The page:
Couple's new business is cooking
Baumbach's Pit BBQ & Grill opened Dec. 16 in New Paris
By Shirley Belcher
For the Dayton Daily News
NEW PARIS | Whether it's freezing cold or blistering hot, Tom Baumbach can be seen outside his New Paris restaurant.
He alone knows the secret dry rub recipe. And he's not sharing.
Baumbach's Pit BBQ & Grill is getting a reputation for its barbecue ribs, which take eight to 10 hours to cook.
From the first day they opened Dec. 16, Baumbach's has drawn people from Miamisburg to Dayton, Cincinnati to Greenville, and even from Richmond, Ind.
The reaction has surprised Baumbach and his wife, Wendy, who live in Eaton.
Especially since it's only been two years since they started their authentic pit barbecue business in a CVS parking lot.
But Baumbach has had a passion for barbecue - even when he was a wholesale produce consultant who spent a lot of time on the road. He was researching how to get started in the restaurant business when he decided the time was right to chuck his job.
"We made a judgment call and Tom quit on the spot, on Father's Day," Wendy said.
She liked her job at Henny Penny, but said she also gave her notice because Tom needed her help with the restaurant.
"I wanted something that I could work for myself and pass on to the family and have something they could grow up in and learn and have something down the road rather than getting up at 4 a.m. and going into work and pouring your energies into somebody else's empire," Tom said.
So they started small - with a portable barbecue in the parking lot of CVS, off Ohio 127, near a traffic light.
"There were some hot, long summer days that we were sitting under an umbrella," Wendy said.
But the smell of the barbecue would waft out to drivers stopped at the light and it would entice some of them to pull into the parking lot.
"It was wonderful to see the delight on their faces after they experienced their first meal and then bring back more friends," Wendy said.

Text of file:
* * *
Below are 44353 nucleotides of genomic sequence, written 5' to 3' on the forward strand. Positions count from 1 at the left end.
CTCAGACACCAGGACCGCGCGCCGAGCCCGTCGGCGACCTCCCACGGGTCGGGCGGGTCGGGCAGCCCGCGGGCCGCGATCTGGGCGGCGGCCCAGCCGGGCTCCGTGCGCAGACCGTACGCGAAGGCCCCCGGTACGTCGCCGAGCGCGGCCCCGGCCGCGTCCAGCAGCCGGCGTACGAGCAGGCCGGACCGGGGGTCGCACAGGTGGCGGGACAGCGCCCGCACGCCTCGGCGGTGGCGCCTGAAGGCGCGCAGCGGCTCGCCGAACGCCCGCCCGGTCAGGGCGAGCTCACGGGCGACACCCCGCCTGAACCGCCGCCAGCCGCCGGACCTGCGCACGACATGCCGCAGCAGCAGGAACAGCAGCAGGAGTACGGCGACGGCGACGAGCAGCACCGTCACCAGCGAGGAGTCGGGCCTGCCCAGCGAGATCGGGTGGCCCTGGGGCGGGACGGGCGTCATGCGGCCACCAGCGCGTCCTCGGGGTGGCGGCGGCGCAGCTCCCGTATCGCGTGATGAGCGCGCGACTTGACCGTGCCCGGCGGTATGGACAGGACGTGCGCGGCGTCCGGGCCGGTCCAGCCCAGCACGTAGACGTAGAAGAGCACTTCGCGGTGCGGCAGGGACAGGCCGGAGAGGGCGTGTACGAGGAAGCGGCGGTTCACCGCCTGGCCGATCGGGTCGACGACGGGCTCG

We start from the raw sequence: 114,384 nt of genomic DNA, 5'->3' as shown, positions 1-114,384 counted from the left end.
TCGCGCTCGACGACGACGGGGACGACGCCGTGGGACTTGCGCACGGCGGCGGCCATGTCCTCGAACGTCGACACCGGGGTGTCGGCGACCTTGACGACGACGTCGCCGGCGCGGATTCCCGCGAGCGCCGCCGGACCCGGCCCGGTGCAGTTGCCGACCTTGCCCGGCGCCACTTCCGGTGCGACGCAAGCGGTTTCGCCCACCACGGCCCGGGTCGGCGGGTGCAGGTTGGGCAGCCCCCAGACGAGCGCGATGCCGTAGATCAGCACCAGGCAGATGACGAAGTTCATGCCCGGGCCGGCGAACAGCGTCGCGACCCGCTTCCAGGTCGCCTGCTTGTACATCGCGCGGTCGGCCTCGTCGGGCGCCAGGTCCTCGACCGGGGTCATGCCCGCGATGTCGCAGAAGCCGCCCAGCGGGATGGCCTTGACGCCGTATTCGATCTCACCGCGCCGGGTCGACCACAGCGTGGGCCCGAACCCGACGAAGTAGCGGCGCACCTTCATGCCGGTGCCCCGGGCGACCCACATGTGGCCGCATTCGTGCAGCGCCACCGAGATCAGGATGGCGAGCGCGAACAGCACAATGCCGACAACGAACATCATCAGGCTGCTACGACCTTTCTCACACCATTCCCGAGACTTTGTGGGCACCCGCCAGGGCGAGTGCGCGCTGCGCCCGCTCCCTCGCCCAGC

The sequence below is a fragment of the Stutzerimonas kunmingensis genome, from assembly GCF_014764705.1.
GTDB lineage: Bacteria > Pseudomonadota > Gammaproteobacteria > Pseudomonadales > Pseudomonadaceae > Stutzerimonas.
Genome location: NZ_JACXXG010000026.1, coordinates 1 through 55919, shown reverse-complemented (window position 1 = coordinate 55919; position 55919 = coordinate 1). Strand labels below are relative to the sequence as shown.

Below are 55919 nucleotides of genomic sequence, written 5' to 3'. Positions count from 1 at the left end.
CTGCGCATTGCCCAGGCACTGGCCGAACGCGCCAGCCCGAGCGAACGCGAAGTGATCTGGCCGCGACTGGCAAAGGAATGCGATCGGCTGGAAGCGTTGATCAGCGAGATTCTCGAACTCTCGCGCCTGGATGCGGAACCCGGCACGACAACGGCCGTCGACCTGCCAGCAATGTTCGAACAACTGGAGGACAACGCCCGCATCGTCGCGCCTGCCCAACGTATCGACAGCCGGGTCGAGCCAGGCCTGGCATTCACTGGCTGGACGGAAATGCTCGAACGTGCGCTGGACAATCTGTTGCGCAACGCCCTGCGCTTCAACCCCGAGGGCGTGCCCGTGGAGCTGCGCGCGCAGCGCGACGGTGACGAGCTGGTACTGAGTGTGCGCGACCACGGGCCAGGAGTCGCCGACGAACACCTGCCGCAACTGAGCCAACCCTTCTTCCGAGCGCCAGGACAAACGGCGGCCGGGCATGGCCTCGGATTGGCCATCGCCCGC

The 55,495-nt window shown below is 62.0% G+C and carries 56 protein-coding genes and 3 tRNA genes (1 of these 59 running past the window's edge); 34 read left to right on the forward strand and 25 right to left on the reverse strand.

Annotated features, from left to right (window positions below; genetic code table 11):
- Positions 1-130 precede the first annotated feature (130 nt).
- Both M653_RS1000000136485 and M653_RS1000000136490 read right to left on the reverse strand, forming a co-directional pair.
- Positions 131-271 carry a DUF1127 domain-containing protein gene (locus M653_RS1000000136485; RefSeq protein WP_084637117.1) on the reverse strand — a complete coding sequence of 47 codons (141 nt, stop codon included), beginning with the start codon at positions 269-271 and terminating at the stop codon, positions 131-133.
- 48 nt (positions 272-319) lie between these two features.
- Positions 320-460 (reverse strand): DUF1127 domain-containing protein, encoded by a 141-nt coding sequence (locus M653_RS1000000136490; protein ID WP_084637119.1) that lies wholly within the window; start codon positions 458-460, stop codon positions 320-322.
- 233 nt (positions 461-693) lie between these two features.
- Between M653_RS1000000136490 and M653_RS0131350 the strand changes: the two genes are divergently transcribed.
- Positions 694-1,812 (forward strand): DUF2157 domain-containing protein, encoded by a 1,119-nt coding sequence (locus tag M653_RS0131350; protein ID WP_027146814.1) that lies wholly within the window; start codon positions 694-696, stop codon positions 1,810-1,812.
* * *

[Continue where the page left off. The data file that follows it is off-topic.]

Tom said, "It was word-of-mouth. We have not advertised."
They guard the secret recipe but admit some of it has to do with the wood used to cook the meat - pecan wood from North Carolina.
"The biggest challenge was finding pecan wood," Tom said. "You don't have pecan wood around here. I cook with pecan wood and sugar maple. It makes for a nice wood. It is not overpowering. The beef doesn't come out with a real woody, smoky flavor. It's got a nice mellow flavor."
A Southern boy who grew up in south central Florida, Tom remembers a good barbecue being the highlight of his family's weekend.
"We would always go into the barbecue joint. I realized that I still have that love for barbecue, authentic barbecue, not just hamburger with catsup on it.
"Everything we do here is authentic and it is a dry rub."
They are attracting enough customers now that they are thinking about hiring more employees.
"I have 12 employees right now, but will need to bring on five to 10 more if it keeps going the way it's going before the summer season begins," Tom said.
The couple is finally reaping the benefits of their hard work. When they lived off one income, Wendy homeschooled their three children.
"We have not looked back," Wendy said. "We have been humbled by the response. I think the biggest and the neatest thing is watching the faces of our customers and patrons who we now call friends.
"They are getting food that is delicious, but it is more than that. They are getting treated the way they should be treated when they hand over their money at the door."
They have a sign that reads "kindness matters," and they believe it.
Their only regret?
"Not doing it sooner," Wendy laughs.
But Tom said he has proved his point.
"I set out to prove that a restaurant of this caliber is a good thing. The people that have been coming have proven me right, that good authentic barbecues don't cheat on anything," he said.
"Make it right and people will enjoy it."
Tom & Wendy Baumbach
New Paris, Ohio